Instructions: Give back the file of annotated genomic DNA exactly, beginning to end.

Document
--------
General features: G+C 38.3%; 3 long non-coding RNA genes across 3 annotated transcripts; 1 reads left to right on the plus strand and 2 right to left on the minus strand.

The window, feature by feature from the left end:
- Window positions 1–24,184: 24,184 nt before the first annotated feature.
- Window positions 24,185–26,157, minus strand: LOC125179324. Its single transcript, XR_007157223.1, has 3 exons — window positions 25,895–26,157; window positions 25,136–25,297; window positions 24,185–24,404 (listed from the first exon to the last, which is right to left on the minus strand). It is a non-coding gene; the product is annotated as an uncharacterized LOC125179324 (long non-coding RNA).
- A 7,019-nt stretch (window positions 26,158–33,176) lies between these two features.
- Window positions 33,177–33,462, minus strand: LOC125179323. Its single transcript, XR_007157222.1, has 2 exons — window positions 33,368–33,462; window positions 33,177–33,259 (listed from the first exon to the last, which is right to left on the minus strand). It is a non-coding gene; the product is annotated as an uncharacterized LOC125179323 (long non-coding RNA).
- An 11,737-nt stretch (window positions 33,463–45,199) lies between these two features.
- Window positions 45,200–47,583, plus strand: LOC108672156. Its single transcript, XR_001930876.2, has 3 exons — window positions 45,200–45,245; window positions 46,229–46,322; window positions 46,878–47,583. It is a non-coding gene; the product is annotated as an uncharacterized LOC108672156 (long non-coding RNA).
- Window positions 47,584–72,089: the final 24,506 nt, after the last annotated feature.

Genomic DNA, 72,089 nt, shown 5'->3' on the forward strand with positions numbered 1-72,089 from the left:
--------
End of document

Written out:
General features: G+C 38.3%; 3 long non-coding RNA genes across 3 annotated transcripts; 1 reads left to right on the plus strand and 2 right to left on the minus strand.

The window, feature by feature from the left end:
- Window positions 1–24,184: 24,184 nt before the first annotated feature.
- Window positions 24,185–26,157, minus strand: LOC125179324. Its single transcript, XR_007157223.1, has 3 exons — window positions 25,895–26,157; window positions 25,136–25,297; window positions 24,185–24,404 (listed from the first exon to the last, which is right to left on the minus strand). It is a non-coding gene; the product is annotated as an uncharacterized LOC125179324 (long non-coding RNA).
- A 7,019-nt stretch (window positions 26,158–33,176) lies between these two features.
- Window positions 33,177–33,462, minus strand: LOC125179323. Its single transcript, XR_007157222.1, has 2 exons — window positions 33,368–33,462; window positions 33,177–33,259 (listed from the first exon to the last, which is right to left on the minus strand). It is a non-coding gene; the product is annotated as an uncharacterized LOC125179323 (long non-coding RNA).
- An 11,737-nt stretch (window positions 33,463–45,199) lies between these two features.
- Window positions 45,200–47,583, plus strand: LOC108672156. Its single transcript, XR_001930876.2, has 3 exons — window positions 45,200–45,245; window positions 46,229–46,322; window positions 46,878–47,583. It is a non-coding gene; the product is annotated as an uncharacterized LOC108672156 (long non-coding RNA).
- Window positions 47,584–72,089: the final 24,506 nt, after the last annotated feature.

Genomic DNA, 72,089 nt, shown 5'->3' on the forward strand with positions numbered 1-72,089 from the left: